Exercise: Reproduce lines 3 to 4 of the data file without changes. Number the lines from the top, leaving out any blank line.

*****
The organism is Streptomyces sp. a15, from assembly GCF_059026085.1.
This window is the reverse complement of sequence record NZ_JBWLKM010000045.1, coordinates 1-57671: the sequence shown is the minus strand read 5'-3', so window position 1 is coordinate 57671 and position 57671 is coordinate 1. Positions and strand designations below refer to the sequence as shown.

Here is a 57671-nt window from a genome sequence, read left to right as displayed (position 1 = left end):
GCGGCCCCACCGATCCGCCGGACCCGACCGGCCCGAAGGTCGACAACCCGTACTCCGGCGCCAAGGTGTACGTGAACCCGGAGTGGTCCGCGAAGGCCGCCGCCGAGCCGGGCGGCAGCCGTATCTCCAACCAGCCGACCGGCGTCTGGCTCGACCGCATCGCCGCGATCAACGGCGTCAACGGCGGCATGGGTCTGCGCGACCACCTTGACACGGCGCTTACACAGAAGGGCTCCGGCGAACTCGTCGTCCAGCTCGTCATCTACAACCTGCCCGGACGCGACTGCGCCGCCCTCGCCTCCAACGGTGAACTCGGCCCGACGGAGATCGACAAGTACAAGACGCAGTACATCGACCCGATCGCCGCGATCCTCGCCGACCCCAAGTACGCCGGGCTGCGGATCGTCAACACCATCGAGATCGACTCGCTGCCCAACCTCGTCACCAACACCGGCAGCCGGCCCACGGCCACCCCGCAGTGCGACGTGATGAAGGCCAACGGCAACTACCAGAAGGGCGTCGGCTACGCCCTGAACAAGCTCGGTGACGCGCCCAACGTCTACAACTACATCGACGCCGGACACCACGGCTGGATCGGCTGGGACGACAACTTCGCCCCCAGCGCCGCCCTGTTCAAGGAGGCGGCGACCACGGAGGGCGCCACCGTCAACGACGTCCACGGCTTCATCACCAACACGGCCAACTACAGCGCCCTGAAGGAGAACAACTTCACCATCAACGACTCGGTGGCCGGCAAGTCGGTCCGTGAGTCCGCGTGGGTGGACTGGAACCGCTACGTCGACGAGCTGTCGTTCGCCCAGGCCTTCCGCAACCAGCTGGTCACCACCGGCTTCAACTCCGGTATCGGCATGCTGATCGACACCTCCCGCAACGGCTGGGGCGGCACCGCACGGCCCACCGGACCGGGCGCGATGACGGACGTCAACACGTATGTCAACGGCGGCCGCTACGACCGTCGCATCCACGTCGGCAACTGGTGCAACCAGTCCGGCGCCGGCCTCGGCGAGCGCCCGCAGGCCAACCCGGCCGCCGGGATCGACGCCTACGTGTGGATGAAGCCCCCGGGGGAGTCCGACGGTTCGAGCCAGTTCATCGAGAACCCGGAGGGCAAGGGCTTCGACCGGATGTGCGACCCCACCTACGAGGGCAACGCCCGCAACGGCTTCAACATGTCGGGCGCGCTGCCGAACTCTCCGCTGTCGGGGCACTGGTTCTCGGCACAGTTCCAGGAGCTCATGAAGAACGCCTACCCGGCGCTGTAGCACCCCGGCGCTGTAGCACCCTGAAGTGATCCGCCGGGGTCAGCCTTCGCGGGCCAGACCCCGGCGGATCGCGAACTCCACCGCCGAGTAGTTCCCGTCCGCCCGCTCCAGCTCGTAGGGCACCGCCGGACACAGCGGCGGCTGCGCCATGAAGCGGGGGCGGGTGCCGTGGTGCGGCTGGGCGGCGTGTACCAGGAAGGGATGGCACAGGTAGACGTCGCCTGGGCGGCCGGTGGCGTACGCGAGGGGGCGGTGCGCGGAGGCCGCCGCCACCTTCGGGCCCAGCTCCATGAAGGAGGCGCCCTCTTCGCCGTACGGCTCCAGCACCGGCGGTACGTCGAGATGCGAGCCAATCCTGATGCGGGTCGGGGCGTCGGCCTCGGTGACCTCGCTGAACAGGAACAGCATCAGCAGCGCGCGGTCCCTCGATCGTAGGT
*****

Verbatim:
Here is a 57671-nt window from a genome sequence, read left to right as displayed (position 1 = left end):
GCGGCCCCACCGATCCGCCGGACCCGACCGGCCCGAAGGTCGACAACCCGTACTCCGGCGCCAAGGTGTACGTGAACCCGGAGTGGTCCGCGAAGGCCGCCGCCGAGCCGGGCGGCAGCCGTATCTCCAACCAGCCGACCGGCGTCTGGCTCGACCGCATCGCCGCGATCAACGGCGTCAACGGCGGCATGGGTCTGCGCGACCACCTTGACACGGCGCTTACACAGAAGGGCTCCGGCGAACTCGTCGTCCAGCTCGTCATCTACAACCTGCCCGGACGCGACTGCGCCGCCCTCGCCTCCAACGGTGAACTCGGCCCGACGGAGATCGACAAGTACAAGACGCAGTACATCGACCCGATCGCCGCGATCCTCGCCGACCCCAAGTACGCCGGGCTGCGGATCGTCAACACCATCGAGATCGACTCGCTGCCCAACCTCGTCACCAACACCGGCAGCCGGCCCACGGCCACCCCGCAGTGCGACGTGATGAAGGCCAACGGCAACTACCAGAAGGGCGTCGGCTACGCCCTGAACAAGCTCGGTGACGCGCCCAACGTCTACAACTACATCGACGCCGGACACCACGGCTGGATCGGCTGGGACGACAACTTCGCCCCCAGCGCCGCCCTGTTCAAGGAGGCGGCGACCACGGAGGGCGCCACCGTCAACGACGTCCACGGCTTCATCACCAACACGGCCAACTACAGCGCCCTGAAGGAGAACAACTTCACCATCAACGACTCGGTGGCCGGCAAGTCGGTCCGTGAGTCCGCGTGGGTGGACTGGAACCGCTACGTCGACGAGCTGTCGTTCGCCCAGGCCTTCCGCAACCAGCTGGTCACCACCGGCTTCAACTCCGGTATCGGCATGCTGATCGACACCTCCCGCAACGGCTGGGGCGGCACCGCACGGCCCACCGGACCGGGCGCGATGACGGACGTCAACACGTATGTCAACGGCGGCCGCTACGACCGTCGCATCCACGTCGGCAACTGGTGCAACCAGTCCGGCGCCGGCCTCGGCGAGCGCCCGCAGGCCAACCCGGCCGCCGGGATCGACGCCTACGTGTGGATGAAGCCCCCGGGGGAGTCCGACGGTTCGAGCCAGTTCATCGAGAACCCGGAGGGCAAGGGCTTCGACCGGATGTGCGACCCCACCTACGAGGGCAACGCCCGCAACGGCTTCAACATGTCGGGCGCGCTGCCGAACTCTCCGCTGTCGGGGCACTGGTTCTCGGCACAGTTCCAGGAGCTCATGAAGAACGCCTACCCGGCGCTGTAGCACCCCGGCGCTGTAGCACCCTGAAGTGATCCGCCGGGGTCAGCCTTCGCGGGCCAGACCCCGGCGGATCGCGAACTCCACCGCCGAGTAGTTCCCGTCCGCCCGCTCCAGCTCGTAGGGCACCGCCGGACACAGCGGCGGCTGCGCCATGAAGCGGGGGCGGGTGCCGTGGTGCGGCTGGGCGGCGTGTACCAGGAAGGGATGGCACAGGTAGACGTCGCCTGGGCGGCCGGTGGCGTACGCGAGGGGGCGGTGCGCGGAGGCCGCCGCCACCTTCGGGCCCAGCTCCATGAAGGAGGCGCCCTCTTCGCCGTACGGCTCCAGCACCGGCGGTACGTCGAGATGCGAGCCAATCCTGATGCGGGTCGGGGCGTCGGCCTCGGTGACCTCGCTGAACAGGAACAGCATCAGCAGCGCGCGGTCCCTCGATCGTAGGT